--Make feedback easy, and solicit it. This not only helps you tailor the site to visitors, but makes them feel important to you.
And the final rule is one I have trouble with: ignore Google's rules and do what works for visitors. For example, if you believe your visitors would enjoy a guest post or a giveaway or a page with 350 links to widget resources, do it even if you're afraid Google will think it's some kind of linking scheme. From the beginning I've told myself to build on the assumption that someday Google will flat out ban all my sites - I don't believe that at all, but it's a good mindset. Ultimately building for Google just isn't sustainable.
Good internal search engine
If you care about traffic (specially mobile) then provide a visible and useful search tool. Many will reach your site via Search Engine results, if what they see it's not exactly what they want then they will hit BACK to try some other search, but if you provide the right navigation they will surely try YOUR internal search.
Think twice about it, some users got to your site because it has related stuff and will not instantly go back to the search engine, they will tweak or change the search but this time INSIDE your site.
Also, imagine some visitor likes something from your site, trying to share show it to a friend they will easily enter your domain name and use your search instead of browsing the site on their phone, that unless they bookmarked the right page.
Provide a contact form that's friendly and visible on mobile devices.
Re internal search:
My wife and I have been publishing information sites since 1996, and only a tiny fraction of our readers have ever been willing to use internal search (even when we've had a big search box at the top of every page). I think a lot of people have the idea that you use search to find a site, and once you're on the site, you use navigation links.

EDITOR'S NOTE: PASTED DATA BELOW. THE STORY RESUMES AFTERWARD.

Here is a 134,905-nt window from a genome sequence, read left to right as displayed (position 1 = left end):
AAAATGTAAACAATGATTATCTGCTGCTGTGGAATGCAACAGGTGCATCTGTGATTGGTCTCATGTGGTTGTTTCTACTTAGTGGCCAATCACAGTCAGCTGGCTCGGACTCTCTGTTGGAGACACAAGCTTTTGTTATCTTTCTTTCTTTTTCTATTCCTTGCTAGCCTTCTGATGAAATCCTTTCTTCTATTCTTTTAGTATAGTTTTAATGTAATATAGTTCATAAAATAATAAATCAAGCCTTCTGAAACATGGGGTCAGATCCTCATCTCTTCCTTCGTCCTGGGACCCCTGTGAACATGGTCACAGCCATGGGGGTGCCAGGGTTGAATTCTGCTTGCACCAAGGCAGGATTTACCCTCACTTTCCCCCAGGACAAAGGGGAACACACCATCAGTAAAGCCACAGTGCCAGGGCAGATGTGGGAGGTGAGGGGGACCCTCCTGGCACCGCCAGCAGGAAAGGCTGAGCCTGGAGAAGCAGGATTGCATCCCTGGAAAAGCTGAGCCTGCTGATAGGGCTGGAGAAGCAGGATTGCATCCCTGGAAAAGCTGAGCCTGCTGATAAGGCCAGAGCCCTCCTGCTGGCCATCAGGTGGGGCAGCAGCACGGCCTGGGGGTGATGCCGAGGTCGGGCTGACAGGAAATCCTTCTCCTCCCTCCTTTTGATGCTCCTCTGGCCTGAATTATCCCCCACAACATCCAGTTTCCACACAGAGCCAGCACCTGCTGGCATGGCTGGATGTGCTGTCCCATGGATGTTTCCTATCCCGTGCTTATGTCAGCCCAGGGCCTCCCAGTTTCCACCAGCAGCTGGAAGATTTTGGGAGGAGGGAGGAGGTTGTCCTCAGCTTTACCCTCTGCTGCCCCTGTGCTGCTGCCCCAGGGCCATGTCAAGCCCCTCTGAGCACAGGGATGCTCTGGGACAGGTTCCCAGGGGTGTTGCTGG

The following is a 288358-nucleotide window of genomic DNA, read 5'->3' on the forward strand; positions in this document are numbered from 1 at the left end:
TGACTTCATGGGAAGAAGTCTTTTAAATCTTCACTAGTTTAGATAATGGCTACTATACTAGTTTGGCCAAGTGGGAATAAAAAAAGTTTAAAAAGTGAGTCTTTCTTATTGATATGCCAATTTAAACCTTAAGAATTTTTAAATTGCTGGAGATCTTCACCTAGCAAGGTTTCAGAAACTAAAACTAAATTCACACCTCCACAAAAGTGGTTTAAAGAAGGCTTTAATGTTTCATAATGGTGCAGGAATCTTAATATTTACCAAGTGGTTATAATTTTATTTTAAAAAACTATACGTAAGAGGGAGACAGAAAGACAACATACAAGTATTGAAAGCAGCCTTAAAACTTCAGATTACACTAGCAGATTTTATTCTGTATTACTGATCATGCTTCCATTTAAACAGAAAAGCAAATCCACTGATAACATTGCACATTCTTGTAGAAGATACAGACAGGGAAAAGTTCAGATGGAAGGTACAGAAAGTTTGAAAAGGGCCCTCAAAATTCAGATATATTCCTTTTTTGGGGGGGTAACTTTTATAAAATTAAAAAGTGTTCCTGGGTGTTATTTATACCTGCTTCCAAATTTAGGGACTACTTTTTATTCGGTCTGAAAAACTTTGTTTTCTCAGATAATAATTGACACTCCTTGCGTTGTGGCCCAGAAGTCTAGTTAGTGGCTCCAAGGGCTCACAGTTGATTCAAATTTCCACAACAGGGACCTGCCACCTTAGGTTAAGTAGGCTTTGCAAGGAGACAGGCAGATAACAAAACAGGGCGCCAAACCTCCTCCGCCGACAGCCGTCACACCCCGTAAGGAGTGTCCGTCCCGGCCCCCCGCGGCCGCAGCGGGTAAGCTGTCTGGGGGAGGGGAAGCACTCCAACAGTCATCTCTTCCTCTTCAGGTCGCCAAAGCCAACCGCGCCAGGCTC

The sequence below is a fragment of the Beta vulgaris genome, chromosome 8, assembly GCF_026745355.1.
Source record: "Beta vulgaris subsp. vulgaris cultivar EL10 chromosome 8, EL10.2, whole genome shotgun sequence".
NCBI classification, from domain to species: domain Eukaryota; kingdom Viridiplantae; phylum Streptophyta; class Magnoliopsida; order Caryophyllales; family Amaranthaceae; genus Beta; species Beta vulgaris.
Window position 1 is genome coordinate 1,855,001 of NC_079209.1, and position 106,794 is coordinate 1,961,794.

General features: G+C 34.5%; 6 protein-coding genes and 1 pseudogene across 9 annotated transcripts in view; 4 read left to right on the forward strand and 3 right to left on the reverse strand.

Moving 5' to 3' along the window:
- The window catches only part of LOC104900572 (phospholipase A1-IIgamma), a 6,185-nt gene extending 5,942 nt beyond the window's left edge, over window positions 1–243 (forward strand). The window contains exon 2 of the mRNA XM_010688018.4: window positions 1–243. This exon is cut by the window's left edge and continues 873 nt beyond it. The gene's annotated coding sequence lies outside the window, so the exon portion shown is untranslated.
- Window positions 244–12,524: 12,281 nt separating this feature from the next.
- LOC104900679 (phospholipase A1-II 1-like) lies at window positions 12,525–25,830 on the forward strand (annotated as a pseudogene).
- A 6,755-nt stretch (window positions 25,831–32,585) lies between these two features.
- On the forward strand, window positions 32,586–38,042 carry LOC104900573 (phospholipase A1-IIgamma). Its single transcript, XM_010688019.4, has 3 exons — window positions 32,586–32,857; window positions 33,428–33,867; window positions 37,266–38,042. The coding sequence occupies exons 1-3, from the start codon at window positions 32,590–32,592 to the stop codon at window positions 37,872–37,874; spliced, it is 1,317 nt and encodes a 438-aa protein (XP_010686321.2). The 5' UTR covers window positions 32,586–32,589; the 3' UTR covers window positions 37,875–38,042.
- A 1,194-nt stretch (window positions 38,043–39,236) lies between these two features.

Ditto for social buttons. We used to have Facebook "Like" and Google+ "+1" buttons, but very few readers used them. Our readers preferred to send us (and continue to send us) "thank you" e-mails.
The moral here (IMHO) is that the techniques for being "useful to users" vary not only with the type of site (e.g., e-commerce or information), but also with the audience.
|The moral here (IMHO) is that the techniques for being "useful to users" vary not only with the type of site (e.g., e-commerce or information), but also with the audience. |
That makes sense. So another piece of advice would have to be to keep trying things until you find what works for your particular audience(s).
I personally think one of the "brand signals" Google is looking at is the number of times someone searches for your url.
Say you sell "blue widgets" and your site is called bluewidgetdepot.pumpkin or whatever tld you want. If people aren't searching for "bluewidgetdepot" or "bluewidgetdepot.pumpkin" then Google is going to find it hard to justify ranking you for "cheap blue widgets", "blue widgets" or "best blue widgets" or whatever.
This is where social comes in to play. It gives people a sniff of you and your site before Google has even started ranking you. With a lot of social chatter going on around your site, people may actually start searching for your url/domain name. Google will then find it hard to ignore you.